What is the function of a coenzyme
A Coenzyme is a low molecular weight organic molecule that is essential for the catalytic activity of an enzyme.
Coenzymes have a variety of functions, including the transfer of hydrogen in redox reactions, transamination (PALP) and transfer of methyl groups. As auxiliary molecules, coenzymes can temporarily take up and release groups transferred by the enzyme in a catalysis. They thus exercise a transport function and regulate the metabolic processes.
Coenzymes can be divided into two ways.
3.1 According to the type of groups transferred
A coenzyme always transports the same specific groups of atoms. Relevant sub-categories of this type are:
3.1.1 Group-transmitting coenzymes
This group of coenzymes transports chemical groups, e.g. phosphoric acid residues or amino groups.
Examples of such coenzymes are:
3.1.2 Redox Coenzymes
A coenzyme that releases or accepts hydrogen or electrons during redox reactions. Since oxidation always goes hand in hand with reduction, these coenzymes serve to act as necessary reaction partners in a redox reaction.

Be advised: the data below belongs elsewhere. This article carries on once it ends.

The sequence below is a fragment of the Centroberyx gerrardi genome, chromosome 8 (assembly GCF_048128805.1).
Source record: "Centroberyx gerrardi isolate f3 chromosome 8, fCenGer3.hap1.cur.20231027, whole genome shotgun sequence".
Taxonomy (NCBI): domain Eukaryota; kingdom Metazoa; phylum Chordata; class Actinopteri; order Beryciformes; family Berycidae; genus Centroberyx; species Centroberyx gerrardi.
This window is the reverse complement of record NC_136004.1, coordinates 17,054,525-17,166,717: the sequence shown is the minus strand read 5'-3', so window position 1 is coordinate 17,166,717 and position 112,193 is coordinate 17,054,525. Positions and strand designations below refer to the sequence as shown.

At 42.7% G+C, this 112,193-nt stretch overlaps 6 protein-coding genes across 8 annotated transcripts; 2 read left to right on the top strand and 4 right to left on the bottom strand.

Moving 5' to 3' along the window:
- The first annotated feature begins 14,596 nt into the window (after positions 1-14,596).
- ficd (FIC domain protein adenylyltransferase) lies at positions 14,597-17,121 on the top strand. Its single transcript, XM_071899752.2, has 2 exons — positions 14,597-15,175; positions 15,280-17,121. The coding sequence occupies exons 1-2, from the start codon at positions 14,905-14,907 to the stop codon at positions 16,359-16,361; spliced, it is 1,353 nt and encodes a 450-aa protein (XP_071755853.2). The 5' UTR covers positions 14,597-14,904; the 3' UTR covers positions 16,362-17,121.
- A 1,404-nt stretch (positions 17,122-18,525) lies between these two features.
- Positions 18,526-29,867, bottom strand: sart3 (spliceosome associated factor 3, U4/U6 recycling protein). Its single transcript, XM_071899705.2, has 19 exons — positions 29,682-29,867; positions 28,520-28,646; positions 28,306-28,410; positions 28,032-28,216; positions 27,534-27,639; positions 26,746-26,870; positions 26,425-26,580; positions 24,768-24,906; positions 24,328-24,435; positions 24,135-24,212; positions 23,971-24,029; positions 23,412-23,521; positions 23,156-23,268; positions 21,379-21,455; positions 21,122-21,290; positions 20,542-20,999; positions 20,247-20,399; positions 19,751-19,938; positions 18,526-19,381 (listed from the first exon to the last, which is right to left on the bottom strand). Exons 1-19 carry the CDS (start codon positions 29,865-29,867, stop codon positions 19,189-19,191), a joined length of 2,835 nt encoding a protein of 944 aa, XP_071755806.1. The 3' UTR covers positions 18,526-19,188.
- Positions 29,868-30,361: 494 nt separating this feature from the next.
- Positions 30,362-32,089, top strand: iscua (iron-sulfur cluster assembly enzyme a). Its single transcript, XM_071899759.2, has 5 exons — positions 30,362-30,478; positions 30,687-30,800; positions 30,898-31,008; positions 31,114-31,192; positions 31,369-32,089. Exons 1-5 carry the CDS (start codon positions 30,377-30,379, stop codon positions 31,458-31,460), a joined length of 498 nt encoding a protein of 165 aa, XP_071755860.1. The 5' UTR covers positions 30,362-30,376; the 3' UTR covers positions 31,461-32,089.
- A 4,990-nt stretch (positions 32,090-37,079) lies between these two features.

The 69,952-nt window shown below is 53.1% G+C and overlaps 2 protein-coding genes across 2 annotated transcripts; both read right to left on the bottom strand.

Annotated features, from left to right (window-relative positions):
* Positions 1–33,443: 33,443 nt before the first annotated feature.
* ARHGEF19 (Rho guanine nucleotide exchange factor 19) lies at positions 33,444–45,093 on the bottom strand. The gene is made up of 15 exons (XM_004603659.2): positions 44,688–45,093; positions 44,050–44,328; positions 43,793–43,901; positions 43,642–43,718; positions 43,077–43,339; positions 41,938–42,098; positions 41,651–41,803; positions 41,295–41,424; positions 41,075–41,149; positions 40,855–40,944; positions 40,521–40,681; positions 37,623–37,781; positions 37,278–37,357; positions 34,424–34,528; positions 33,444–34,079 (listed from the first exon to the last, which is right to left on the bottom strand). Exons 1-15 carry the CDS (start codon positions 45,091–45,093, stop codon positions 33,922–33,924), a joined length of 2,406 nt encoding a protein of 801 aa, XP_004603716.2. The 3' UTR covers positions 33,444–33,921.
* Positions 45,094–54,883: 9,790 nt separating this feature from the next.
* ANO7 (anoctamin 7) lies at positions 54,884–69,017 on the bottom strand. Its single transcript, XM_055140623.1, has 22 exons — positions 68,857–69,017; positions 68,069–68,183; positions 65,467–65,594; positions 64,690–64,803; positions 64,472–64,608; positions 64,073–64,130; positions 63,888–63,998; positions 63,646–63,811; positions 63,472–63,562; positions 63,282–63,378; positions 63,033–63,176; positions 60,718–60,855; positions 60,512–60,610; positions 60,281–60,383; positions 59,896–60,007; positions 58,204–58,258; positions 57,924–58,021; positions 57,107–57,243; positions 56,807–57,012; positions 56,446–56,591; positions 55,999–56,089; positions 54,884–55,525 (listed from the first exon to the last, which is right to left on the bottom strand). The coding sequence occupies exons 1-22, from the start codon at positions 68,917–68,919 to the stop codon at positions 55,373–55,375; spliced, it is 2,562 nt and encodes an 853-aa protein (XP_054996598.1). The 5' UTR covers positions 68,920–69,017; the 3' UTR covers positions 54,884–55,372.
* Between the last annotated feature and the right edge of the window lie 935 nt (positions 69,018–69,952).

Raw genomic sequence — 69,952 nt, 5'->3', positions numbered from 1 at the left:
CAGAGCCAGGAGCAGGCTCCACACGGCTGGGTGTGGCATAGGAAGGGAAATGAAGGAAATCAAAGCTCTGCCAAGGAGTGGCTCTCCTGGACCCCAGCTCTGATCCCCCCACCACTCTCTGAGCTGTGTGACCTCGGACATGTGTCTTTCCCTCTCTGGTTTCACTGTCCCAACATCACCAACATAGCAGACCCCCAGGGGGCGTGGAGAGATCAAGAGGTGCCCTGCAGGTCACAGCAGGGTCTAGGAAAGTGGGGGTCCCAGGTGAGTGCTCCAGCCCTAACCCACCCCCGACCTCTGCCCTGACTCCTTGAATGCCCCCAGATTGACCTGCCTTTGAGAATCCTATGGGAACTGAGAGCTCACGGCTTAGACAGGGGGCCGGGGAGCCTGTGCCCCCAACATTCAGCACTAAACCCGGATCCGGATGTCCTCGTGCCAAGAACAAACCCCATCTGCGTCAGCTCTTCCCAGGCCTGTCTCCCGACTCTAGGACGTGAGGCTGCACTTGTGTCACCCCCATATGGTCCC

Examples of redox coenzymes are:
- Liponamide: transfers two hydrogen atoms
- NAD and NADP: transfers a hydride ion (H.-)
- Iron-sulfur complex: transfers an electron
3.2 According to the nature of the enzyme relationship
A coenzyme can behave differently than the enzyme it uses. A distinction is made between:
3.2.1 Prosthetic groups
Prosthetic groups are organic molecules that are firmly bound to the enzyme, remain bound to the enzyme before, during and after the reaction and are also regenerated there again.
Examples of prosthetic groups are:
3.2.2 Soluble coenzymes
Soluble coenzymes, also called cosubstrates, are bound like substrates during the reaction and are released again in a chemically modified form after the reaction, but, unlike substrates, are then regenerated again in a subsequent reaction independent of the reaction cycle and made available for a new reaction .
Examples of soluble coenzymes are:
Many coenzymes are derived from vitamins and cannot be synthesized in the body. Other coenzymes synthesized in the body are often derived from nucleotides. The complete enzyme made up of protein and low molecular weight coenzyme is called a holoenzyme.
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